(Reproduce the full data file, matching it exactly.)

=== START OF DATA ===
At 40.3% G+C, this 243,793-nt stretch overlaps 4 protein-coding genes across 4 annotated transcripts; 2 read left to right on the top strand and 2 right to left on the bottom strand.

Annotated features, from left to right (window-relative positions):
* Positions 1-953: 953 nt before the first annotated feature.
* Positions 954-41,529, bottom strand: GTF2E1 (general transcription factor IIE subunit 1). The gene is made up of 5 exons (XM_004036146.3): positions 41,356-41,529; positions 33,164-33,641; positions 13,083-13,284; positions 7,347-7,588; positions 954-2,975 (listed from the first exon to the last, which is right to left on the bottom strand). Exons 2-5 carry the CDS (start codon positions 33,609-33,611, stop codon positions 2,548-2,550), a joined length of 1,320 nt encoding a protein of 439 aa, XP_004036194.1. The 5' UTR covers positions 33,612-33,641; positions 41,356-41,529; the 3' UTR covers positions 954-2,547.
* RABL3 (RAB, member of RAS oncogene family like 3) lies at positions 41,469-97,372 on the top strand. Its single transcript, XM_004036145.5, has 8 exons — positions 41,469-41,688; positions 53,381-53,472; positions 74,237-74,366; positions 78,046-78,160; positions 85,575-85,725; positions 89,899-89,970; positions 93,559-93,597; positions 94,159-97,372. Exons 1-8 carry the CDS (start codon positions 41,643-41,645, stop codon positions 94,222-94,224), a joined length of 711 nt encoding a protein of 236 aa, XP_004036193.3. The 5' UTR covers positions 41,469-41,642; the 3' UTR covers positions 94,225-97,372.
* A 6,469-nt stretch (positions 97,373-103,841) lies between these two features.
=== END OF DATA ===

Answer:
At 40.3% G+C, this 243,793-nt stretch overlaps 4 protein-coding genes across 4 annotated transcripts; 2 read left to right on the top strand and 2 right to left on the bottom strand.

Annotated features, from left to right (window-relative positions):
* Positions 1-953: 953 nt before the first annotated feature.
* Positions 954-41,529, bottom strand: GTF2E1 (general transcription factor IIE subunit 1). The gene is made up of 5 exons (XM_004036146.3): positions 41,356-41,529; positions 33,164-33,641; positions 13,083-13,284; positions 7,347-7,588; positions 954-2,975 (listed from the first exon to the last, which is right to left on the bottom strand). Exons 2-5 carry the CDS (start codon positions 33,609-33,611, stop codon positions 2,548-2,550), a joined length of 1,320 nt encoding a protein of 439 aa, XP_004036194.1. The 5' UTR covers positions 33,612-33,641; positions 41,356-41,529; the 3' UTR covers positions 954-2,547.
* RABL3 (RAB, member of RAS oncogene family like 3) lies at positions 41,469-97,372 on the top strand. Its single transcript, XM_004036145.5, has 8 exons — positions 41,469-41,688; positions 53,381-53,472; positions 74,237-74,366; positions 78,046-78,160; positions 85,575-85,725; positions 89,899-89,970; positions 93,559-93,597; positions 94,159-97,372. Exons 1-8 carry the CDS (start codon positions 41,643-41,645, stop codon positions 94,222-94,224), a joined length of 711 nt encoding a protein of 236 aa, XP_004036193.3. The 5' UTR covers positions 41,469-41,642; the 3' UTR covers positions 94,225-97,372.
* A 6,469-nt stretch (positions 97,373-103,841) lies between these two features.